Notice in Illinois Workers' Compensation Cases
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As part of the free guidance that we provide, we offer a lot of information on various topics in the law. For more information on the notice requirement in Illinois workers' compensation cases please read on.
If you are injured on the job, the Illinois Workers' Compensation Act states that you must notify your employer of your injury within 45 days of the accident. That is usually easy to do if you have a specific injury. For example, if you are walking in your office and slip on a wet floor resulting in an injured knee, you should no when you were hurt and that it was work related.
You are given 45 days to report your injury for a variety of reasons. The biggest is that most people try to work their way through injuries and not report every problem that they have. We often get called from people who felt a pain in their back while working, but didn't realize until a few days later that it was a problem that wasn't going away. It's not until that point that they report their injury.
Other people have repetitive trauma injuries like carpal tunnel syndrome. This normally isn't an injury from a one time occurrence, but rather is usually something that develops from performing the same activity over time. You might not know that your carpal tunnel is work related until it is diagnosed or a doctor tells you that it's work related. Either way, the moment that you believe you might have a work related problem from repetitive activity we suggest that you report it to your supervisor.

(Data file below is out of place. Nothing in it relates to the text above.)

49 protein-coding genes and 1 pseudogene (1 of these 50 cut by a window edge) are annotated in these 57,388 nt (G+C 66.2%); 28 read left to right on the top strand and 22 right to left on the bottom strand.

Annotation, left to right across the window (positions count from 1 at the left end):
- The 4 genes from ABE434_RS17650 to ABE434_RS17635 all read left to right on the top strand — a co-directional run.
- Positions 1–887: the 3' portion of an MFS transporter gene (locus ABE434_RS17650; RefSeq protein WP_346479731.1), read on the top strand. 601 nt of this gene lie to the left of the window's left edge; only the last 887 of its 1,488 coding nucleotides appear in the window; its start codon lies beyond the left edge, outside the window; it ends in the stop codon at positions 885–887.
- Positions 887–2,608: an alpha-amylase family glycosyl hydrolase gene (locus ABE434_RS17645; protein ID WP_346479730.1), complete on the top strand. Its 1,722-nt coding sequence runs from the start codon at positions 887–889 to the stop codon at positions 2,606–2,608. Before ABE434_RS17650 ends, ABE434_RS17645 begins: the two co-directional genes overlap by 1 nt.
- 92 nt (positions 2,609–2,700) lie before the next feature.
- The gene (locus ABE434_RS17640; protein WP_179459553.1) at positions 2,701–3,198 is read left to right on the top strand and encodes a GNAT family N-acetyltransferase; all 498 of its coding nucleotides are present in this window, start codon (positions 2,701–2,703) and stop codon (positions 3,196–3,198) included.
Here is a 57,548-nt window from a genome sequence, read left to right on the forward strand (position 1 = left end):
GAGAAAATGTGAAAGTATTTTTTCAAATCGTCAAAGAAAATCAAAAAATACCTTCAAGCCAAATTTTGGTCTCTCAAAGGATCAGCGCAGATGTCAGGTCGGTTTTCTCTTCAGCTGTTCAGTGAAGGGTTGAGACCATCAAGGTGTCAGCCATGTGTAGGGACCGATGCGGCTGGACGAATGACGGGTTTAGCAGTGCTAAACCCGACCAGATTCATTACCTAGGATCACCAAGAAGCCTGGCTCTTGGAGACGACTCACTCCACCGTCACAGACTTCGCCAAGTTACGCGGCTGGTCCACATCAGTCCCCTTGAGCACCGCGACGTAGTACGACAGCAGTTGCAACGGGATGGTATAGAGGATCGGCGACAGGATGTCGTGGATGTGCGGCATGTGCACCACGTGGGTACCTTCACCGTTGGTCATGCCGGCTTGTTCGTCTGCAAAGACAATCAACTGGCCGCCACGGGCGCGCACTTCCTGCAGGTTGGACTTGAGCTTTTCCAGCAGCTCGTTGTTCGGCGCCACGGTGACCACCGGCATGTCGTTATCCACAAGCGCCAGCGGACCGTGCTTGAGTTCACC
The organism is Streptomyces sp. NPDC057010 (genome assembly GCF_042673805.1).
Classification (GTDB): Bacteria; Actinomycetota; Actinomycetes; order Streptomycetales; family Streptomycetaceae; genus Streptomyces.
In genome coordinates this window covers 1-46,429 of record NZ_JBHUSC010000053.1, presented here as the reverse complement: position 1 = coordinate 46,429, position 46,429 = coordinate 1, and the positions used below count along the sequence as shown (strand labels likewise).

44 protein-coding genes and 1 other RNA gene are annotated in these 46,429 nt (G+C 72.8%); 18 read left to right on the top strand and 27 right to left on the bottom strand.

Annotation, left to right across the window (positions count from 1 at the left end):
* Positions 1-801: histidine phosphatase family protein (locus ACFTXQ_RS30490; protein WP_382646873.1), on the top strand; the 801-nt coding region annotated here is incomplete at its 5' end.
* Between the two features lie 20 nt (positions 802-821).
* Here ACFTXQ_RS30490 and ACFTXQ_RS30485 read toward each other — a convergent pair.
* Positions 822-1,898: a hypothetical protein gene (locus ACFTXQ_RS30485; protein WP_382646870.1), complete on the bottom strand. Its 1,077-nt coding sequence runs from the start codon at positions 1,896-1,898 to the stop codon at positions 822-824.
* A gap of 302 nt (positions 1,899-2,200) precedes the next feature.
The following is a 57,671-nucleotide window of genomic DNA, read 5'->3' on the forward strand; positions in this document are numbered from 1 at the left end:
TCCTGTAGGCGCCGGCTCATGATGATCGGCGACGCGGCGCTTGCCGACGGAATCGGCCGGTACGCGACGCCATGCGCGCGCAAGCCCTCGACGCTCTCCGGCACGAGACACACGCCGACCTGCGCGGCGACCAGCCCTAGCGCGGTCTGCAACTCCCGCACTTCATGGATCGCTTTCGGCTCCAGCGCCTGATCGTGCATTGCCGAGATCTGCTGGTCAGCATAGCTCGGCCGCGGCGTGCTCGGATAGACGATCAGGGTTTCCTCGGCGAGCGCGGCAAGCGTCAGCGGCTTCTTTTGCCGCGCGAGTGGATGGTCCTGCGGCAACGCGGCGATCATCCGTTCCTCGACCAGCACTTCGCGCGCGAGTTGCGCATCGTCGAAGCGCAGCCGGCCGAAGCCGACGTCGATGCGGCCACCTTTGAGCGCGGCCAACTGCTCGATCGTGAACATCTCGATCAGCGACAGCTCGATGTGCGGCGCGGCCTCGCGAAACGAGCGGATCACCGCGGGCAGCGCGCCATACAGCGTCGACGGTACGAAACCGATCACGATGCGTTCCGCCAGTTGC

Failure to report an injury within 45 days can be a defense to a claim for an employer. In recent years, Illinois Courts have started to liberally interpret the notice requirement. They usually (but not always) find that if an employer hasn't been harmed in defending a case that late notice won't bar a case. Recently an Illinois Appellate Court even stated that your employer doesn't have to know that your injury is work related, rather they just have to know that you have an injury.
The bottom line in all of this is that if you are hurt on the job or have any injury at all, if you want to protect your workers' compensation rights you should report your problem to a supervisor and document somehow. Employers are supposed to complete an accident report any time an injury is reported, but they don't always do that. If you report an injury make sure that you do it in a way that can be proved by asking to fill out an accident report, sending a letter, bringing in a note from a doctor or having a witness to your conversation. Having a lawyer formally file your case right away is also a way to make sure that your employer can't contend that they didn't know about your problem
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